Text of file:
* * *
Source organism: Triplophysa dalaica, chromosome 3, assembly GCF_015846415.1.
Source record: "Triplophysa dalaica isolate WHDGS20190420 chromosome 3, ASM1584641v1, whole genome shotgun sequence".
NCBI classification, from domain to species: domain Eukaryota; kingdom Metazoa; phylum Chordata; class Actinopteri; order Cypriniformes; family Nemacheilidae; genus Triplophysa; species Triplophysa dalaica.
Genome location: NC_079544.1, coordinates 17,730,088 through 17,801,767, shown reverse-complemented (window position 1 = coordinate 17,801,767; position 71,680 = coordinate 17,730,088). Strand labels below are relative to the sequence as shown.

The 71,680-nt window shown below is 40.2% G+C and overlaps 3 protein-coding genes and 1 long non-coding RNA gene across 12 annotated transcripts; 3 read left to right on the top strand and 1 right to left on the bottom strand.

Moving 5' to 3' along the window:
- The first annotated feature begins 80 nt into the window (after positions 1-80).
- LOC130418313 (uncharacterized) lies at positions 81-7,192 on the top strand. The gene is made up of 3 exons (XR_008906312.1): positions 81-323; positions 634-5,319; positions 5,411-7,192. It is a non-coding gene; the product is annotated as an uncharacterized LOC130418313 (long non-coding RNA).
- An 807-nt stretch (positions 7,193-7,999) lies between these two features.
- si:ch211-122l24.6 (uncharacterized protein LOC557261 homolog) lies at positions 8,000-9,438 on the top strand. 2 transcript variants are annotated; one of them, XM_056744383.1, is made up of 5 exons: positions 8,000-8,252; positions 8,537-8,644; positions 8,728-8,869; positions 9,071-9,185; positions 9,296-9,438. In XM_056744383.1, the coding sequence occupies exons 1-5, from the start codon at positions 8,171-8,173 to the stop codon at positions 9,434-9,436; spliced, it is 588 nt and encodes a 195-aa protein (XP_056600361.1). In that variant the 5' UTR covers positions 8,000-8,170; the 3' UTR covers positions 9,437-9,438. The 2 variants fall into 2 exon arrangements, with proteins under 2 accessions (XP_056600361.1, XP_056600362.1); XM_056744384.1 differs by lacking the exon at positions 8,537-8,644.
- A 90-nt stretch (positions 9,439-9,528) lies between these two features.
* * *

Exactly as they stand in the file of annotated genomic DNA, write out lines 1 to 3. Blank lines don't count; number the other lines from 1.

Source organism: Triplophysa dalaica, chromosome 3, assembly GCF_015846415.1.
Source record: "Triplophysa dalaica isolate WHDGS20190420 chromosome 3, ASM1584641v1, whole genome shotgun sequence".
NCBI classification, from domain to species: domain Eukaryota; kingdom Metazoa; phylum Chordata; class Actinopteri; order Cypriniformes; family Nemacheilidae; genus Triplophysa; species Triplophysa dalaica.